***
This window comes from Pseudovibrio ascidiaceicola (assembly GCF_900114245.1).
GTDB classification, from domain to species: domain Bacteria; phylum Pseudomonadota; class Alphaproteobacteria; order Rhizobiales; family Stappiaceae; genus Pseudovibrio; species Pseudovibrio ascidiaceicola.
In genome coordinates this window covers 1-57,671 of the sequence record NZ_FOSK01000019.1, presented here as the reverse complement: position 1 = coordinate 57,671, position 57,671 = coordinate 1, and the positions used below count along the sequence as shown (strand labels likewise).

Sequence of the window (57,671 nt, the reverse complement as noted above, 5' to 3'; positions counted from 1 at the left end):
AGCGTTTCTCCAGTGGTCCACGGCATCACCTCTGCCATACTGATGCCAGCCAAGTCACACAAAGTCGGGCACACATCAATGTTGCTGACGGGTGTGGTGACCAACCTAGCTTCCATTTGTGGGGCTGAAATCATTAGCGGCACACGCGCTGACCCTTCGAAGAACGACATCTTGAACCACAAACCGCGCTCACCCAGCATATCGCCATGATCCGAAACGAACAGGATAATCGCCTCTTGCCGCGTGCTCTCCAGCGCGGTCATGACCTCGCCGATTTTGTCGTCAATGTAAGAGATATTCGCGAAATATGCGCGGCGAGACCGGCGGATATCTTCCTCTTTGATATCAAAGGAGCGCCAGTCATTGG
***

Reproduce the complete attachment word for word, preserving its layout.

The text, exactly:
This window comes from Pseudovibrio ascidiaceicola (assembly GCF_900114245.1).
GTDB classification, from domain to species: domain Bacteria; phylum Pseudomonadota; class Alphaproteobacteria; order Rhizobiales; family Stappiaceae; genus Pseudovibrio; species Pseudovibrio ascidiaceicola.
In genome coordinates this window covers 1-57,671 of the sequence record NZ_FOSK01000019.1, presented here as the reverse complement: position 1 = coordinate 57,671, position 57,671 = coordinate 1, and the positions used below count along the sequence as shown (strand labels likewise).

Sequence of the window (57,671 nt, the reverse complement as noted above, 5' to 3'; positions counted from 1 at the left end):
AGCGTTTCTCCAGTGGTCCACGGCATCACCTCTGCCATACTGATGCCAGCCAAGTCACACAAAGTCGGGCACACATCAATGTTGCTGACGGGTGTGGTGACCAACCTAGCTTCCATTTGTGGGGCTGAAATCATTAGCGGCACACGCGCTGACCCTTCGAAGAACGACATCTTGAACCACAAACCGCGCTCACCCAGCATATCGCCATGATCCGAAACGAACAGGATAATCGCCTCTTGCCGCGTGCTCTCCAGCGCGGTCATGACCTCGCCGATTTTGTCGTCAATGTAAGAGATATTCGCGAAATATGCGCGGCGAGACCGGCGGATATCTTCCTCTTTGATATCAAAGGAGCGCCAGTCATTGG